As the associate producer prefaced me, it turned out that Candy Palmater did love the headpiece I brought from my first time playing mas' in Carnival, squealing with glee once she first saw it. I loved our conversation which was about 13 minutes in length, giving ample time to speak about different aspects of the book and Carnival-culture such as Emancipation Day, pan-Caribbean, and costumes as well as other related topics like route-to-publication, "barrel children", language, diversity in children's books, the connections between Aboriginal pow wows and Caribbean Carnival, and language. I even read an excerpt from Malaika's Costume.
I loved looking at the "ins and outs" of the radio studio. It's so quiet, controlled and timed but when you listen to the radio or the host Candy Palmater, it all feels effortless and unscripted. I'm falling in love with this world of quiet rooms, talking into a microphone yet being heard by thousands who I can't see but know are there. It's quite magical.
I am thrilled to know that this taping was broadcasted nationally-- first "live" in Newfoundland at 1:35pm and throughout the rest of Canada. I tried to bring in the national aspects of Caribbean Carnivals and festivals throughout Canada including Caribana/Toronto Caribbean Carnival, Cariwest (Edmonton), Carifete (Ottawa), Calgary Carifest, and Carifiesta (Montreal). (For a calendar of Caribbean Carnivals in North America, Caribbean, Brazil, and UK, click here.) It is also fitting that CBC Radio conduct my first radio interviews for Malaika's Costume since historically it has been an important part in forming a national identity in Canada-- a relatively young country with a low population that is very spread out across a large land mass.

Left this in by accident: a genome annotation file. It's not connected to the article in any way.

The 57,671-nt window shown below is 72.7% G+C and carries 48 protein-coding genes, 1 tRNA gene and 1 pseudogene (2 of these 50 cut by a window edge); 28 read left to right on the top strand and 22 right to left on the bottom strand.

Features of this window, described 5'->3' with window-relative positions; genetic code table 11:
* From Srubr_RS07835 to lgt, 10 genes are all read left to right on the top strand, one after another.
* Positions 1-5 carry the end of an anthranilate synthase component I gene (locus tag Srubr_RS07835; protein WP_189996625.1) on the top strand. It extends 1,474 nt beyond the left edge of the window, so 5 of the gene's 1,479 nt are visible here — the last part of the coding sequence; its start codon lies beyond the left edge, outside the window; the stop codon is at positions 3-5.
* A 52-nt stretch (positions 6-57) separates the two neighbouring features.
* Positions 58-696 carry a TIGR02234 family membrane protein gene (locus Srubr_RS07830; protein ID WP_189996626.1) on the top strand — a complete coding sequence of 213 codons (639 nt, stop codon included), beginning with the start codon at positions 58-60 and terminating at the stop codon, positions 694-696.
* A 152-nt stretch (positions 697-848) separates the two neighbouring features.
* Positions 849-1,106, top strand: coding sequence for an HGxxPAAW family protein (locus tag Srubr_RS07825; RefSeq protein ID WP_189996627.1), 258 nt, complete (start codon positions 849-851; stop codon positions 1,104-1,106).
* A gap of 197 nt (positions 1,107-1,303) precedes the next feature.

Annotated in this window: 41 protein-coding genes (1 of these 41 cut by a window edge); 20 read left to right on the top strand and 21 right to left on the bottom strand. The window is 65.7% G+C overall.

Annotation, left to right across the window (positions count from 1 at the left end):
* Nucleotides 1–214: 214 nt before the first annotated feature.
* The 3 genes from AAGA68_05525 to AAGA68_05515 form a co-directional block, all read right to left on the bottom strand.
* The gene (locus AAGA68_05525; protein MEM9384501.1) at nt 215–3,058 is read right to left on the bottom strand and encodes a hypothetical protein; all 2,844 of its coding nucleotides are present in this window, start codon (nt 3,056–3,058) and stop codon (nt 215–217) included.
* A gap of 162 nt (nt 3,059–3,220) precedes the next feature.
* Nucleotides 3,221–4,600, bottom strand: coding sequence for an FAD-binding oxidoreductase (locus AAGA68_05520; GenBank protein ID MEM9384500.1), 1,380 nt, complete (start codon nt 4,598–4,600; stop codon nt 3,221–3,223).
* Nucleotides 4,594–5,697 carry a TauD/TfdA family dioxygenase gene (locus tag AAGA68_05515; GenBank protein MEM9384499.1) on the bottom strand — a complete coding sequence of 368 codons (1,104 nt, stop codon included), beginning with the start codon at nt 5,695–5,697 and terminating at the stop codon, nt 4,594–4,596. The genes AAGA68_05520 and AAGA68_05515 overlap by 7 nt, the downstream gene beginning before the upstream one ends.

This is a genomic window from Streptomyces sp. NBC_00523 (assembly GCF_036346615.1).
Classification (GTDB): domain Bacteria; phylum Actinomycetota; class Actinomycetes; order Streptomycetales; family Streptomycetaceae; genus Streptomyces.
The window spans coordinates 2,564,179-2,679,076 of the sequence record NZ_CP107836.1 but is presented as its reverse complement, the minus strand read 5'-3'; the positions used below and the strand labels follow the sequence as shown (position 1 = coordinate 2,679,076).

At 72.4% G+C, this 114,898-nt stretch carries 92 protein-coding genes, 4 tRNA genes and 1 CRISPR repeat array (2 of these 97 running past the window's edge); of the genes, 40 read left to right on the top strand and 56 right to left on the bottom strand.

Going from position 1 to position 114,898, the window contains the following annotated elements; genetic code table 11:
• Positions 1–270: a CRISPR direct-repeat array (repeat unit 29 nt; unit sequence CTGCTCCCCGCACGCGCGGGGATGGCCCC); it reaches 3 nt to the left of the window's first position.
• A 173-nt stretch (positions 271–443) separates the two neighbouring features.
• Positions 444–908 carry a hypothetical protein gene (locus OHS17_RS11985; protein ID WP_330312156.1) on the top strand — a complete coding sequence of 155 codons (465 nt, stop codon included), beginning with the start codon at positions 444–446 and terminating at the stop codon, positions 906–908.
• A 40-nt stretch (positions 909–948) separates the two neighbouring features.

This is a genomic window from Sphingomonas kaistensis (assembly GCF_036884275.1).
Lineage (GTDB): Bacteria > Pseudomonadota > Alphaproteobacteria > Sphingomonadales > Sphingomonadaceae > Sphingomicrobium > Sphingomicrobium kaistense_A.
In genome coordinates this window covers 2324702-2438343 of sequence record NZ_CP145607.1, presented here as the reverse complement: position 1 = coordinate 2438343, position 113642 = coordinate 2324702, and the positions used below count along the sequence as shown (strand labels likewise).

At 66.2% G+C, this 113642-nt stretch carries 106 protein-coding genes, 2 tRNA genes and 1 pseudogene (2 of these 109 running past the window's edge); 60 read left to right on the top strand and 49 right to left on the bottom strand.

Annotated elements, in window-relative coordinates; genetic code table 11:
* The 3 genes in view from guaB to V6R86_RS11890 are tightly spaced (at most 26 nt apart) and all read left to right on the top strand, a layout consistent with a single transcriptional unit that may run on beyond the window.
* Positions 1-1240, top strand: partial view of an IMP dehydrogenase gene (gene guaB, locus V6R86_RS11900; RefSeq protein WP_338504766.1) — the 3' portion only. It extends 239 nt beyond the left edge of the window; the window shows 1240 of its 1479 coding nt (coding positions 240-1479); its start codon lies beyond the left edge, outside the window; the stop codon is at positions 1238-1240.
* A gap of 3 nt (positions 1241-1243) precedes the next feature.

You can listen to my interview with Candy Palmater here.
As for that survival list of what I brought to Caribana, please watch that here.
Tell me what you think of my interview. Also, do you think my Carnival survival packing list was excessive? What was your Carnival experience like?